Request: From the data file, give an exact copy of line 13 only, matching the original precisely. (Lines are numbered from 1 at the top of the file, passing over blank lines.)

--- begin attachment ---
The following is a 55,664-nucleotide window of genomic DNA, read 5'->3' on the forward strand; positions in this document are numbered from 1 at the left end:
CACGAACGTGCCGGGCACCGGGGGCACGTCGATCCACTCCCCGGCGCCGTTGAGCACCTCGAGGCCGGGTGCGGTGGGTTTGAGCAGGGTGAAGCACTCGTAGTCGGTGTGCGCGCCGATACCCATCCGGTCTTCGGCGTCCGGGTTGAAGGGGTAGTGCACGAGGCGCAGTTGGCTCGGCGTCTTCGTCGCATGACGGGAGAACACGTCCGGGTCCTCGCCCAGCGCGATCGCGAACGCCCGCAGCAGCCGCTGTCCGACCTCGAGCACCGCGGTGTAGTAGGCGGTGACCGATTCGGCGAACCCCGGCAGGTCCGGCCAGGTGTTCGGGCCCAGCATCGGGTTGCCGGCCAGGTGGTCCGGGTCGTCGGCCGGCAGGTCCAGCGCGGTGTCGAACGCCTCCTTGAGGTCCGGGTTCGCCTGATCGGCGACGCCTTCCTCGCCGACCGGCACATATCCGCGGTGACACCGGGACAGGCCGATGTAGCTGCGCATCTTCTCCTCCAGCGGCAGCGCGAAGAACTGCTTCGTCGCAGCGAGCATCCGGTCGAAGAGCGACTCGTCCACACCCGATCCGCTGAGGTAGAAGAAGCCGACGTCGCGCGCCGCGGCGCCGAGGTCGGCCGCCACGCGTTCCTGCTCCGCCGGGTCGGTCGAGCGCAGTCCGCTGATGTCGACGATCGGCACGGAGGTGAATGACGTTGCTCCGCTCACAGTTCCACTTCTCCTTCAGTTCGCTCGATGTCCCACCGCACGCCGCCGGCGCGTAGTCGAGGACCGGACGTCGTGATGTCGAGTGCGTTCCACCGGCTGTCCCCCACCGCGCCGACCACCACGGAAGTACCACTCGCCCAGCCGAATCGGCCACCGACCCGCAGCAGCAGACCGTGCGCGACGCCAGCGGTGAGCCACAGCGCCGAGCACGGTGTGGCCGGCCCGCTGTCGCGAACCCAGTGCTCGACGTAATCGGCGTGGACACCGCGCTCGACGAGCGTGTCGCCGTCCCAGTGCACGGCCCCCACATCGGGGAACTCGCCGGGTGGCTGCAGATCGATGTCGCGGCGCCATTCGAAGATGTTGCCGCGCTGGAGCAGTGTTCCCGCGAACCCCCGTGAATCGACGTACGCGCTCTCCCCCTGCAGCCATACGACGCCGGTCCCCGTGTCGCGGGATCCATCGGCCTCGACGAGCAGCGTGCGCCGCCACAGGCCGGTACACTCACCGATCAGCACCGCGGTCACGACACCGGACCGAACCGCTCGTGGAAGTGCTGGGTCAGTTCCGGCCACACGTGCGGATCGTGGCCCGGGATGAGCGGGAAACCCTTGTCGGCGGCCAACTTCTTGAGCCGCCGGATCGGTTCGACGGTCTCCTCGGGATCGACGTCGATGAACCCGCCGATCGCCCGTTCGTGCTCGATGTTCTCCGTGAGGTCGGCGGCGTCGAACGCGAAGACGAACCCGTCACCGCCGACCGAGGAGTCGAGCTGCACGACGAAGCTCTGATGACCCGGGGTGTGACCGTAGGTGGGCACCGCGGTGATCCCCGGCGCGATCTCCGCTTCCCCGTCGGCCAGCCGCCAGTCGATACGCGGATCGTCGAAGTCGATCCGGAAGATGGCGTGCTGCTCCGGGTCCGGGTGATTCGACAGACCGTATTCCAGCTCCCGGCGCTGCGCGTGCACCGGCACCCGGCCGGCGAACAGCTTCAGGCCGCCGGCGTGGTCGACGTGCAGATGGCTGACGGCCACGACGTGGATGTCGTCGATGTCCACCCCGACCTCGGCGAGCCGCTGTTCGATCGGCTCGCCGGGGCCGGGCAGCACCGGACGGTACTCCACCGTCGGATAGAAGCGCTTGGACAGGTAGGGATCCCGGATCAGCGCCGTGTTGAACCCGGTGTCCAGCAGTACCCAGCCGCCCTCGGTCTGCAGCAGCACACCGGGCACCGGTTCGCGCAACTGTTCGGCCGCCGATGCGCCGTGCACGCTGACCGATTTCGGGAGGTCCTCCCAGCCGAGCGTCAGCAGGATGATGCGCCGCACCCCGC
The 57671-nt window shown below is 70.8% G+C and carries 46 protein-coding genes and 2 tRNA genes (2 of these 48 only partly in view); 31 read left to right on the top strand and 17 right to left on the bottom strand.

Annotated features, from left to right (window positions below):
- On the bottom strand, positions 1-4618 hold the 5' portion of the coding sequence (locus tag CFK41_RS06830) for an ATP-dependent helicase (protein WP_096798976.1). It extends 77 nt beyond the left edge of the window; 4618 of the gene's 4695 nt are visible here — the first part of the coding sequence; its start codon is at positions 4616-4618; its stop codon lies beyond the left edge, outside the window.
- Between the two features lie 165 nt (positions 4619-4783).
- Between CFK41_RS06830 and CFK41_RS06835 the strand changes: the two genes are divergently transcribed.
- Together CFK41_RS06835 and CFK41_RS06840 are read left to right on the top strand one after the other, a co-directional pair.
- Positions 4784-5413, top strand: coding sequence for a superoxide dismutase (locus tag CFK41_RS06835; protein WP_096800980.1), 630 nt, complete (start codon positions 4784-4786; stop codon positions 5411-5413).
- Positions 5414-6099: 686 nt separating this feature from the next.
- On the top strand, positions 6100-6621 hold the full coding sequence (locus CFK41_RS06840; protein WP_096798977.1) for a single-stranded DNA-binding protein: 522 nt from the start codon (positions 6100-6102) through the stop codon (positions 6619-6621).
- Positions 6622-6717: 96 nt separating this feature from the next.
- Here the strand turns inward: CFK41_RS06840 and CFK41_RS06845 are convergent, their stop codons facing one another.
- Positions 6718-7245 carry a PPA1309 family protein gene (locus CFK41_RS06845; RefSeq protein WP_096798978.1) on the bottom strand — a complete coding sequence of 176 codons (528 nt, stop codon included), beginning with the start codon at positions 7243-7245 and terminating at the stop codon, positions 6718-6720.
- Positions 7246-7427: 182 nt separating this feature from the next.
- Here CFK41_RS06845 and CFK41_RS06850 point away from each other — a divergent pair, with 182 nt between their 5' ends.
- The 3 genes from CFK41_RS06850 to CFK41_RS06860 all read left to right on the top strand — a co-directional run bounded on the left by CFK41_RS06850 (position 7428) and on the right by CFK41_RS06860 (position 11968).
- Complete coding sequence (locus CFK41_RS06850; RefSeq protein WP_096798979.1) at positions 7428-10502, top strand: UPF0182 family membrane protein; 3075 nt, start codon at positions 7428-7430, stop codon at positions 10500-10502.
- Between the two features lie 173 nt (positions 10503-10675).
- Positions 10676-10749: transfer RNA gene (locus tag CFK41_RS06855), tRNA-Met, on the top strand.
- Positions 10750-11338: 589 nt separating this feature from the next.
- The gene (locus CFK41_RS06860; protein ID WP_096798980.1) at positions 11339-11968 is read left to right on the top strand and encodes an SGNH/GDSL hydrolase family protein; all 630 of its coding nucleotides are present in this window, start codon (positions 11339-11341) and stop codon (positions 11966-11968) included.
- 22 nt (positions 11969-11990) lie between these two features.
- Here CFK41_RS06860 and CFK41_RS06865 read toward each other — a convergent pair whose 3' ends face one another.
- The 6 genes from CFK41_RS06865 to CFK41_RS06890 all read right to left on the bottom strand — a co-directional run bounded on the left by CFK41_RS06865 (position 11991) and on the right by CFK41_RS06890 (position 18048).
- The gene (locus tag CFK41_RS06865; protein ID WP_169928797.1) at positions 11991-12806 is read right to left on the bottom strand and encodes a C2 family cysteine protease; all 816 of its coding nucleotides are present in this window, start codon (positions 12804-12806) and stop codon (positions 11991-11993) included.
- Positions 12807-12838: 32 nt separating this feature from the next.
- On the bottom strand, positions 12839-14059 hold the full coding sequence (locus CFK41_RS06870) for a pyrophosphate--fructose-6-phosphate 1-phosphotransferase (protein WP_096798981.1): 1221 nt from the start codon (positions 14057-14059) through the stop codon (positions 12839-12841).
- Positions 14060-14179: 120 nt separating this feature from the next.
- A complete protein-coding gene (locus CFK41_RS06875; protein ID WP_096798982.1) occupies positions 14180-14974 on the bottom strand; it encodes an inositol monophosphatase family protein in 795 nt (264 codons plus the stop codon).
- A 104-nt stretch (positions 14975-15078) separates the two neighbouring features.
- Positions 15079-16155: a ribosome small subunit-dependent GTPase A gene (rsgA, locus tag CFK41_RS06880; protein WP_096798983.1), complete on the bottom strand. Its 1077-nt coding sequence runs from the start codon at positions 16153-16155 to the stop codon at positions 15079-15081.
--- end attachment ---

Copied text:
- Here the strand turns inward: CFK41_RS06840 and CFK41_RS06845 are convergent, their stop codons facing one another.